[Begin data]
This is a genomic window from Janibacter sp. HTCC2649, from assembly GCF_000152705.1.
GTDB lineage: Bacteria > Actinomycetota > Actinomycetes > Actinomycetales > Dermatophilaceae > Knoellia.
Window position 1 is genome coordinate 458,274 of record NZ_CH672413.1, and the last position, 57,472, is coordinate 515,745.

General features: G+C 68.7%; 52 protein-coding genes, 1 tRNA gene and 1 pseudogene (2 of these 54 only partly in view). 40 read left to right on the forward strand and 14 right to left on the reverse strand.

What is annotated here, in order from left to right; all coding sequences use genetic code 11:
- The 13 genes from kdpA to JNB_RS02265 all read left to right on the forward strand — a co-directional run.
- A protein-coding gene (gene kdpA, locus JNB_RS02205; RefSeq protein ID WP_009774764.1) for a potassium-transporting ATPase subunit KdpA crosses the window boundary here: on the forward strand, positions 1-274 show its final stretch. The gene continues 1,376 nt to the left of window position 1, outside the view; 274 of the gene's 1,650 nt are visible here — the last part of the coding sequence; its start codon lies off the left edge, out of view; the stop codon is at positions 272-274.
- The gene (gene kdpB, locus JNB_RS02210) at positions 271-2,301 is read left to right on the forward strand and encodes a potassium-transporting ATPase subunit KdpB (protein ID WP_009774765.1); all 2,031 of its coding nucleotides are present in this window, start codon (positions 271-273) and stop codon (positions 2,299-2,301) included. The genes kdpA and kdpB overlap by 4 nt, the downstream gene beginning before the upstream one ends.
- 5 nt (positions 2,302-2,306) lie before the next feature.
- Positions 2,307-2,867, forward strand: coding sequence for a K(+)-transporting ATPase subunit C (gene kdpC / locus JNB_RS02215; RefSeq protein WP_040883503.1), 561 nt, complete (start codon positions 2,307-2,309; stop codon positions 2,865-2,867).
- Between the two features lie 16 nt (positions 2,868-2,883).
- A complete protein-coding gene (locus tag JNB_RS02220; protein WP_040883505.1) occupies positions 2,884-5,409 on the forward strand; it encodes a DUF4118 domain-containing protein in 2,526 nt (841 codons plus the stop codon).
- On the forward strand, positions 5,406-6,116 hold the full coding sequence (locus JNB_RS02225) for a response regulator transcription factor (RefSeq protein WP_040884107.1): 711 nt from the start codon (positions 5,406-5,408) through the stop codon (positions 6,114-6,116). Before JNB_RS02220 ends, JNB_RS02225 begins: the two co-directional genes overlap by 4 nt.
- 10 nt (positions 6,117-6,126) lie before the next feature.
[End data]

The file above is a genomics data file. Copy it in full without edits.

This is a genomic window from Janibacter sp. HTCC2649, from assembly GCF_000152705.1.
GTDB lineage: Bacteria > Actinomycetota > Actinomycetes > Actinomycetales > Dermatophilaceae > Knoellia.
Window position 1 is genome coordinate 458,274 of record NZ_CH672413.1, and the last position, 57,472, is coordinate 515,745.

General features: G+C 68.7%; 52 protein-coding genes, 1 tRNA gene and 1 pseudogene (2 of these 54 only partly in view). 40 read left to right on the forward strand and 14 right to left on the reverse strand.

What is annotated here, in order from left to right; all coding sequences use genetic code 11:
- The 13 genes from kdpA to JNB_RS02265 all read left to right on the forward strand — a co-directional run.
- A protein-coding gene (gene kdpA, locus JNB_RS02205; RefSeq protein ID WP_009774764.1) for a potassium-transporting ATPase subunit KdpA crosses the window boundary here: on the forward strand, positions 1-274 show its final stretch. The gene continues 1,376 nt to the left of window position 1, outside the view; 274 of the gene's 1,650 nt are visible here — the last part of the coding sequence; its start codon lies off the left edge, out of view; the stop codon is at positions 272-274.
- The gene (gene kdpB, locus JNB_RS02210) at positions 271-2,301 is read left to right on the forward strand and encodes a potassium-transporting ATPase subunit KdpB (protein ID WP_009774765.1); all 2,031 of its coding nucleotides are present in this window, start codon (positions 271-273) and stop codon (positions 2,299-2,301) included. The genes kdpA and kdpB overlap by 4 nt, the downstream gene beginning before the upstream one ends.
- 5 nt (positions 2,302-2,306) lie before the next feature.
- Positions 2,307-2,867, forward strand: coding sequence for a K(+)-transporting ATPase subunit C (gene kdpC / locus JNB_RS02215; RefSeq protein WP_040883503.1), 561 nt, complete (start codon positions 2,307-2,309; stop codon positions 2,865-2,867).
- Between the two features lie 16 nt (positions 2,868-2,883).
- A complete protein-coding gene (locus tag JNB_RS02220; protein WP_040883505.1) occupies positions 2,884-5,409 on the forward strand; it encodes a DUF4118 domain-containing protein in 2,526 nt (841 codons plus the stop codon).
- On the forward strand, positions 5,406-6,116 hold the full coding sequence (locus JNB_RS02225) for a response regulator transcription factor (RefSeq protein WP_040884107.1): 711 nt from the start codon (positions 5,406-5,408) through the stop codon (positions 6,114-6,116). Before JNB_RS02220 ends, JNB_RS02225 begins: the two co-directional genes overlap by 4 nt.
- 10 nt (positions 6,117-6,126) lie before the next feature.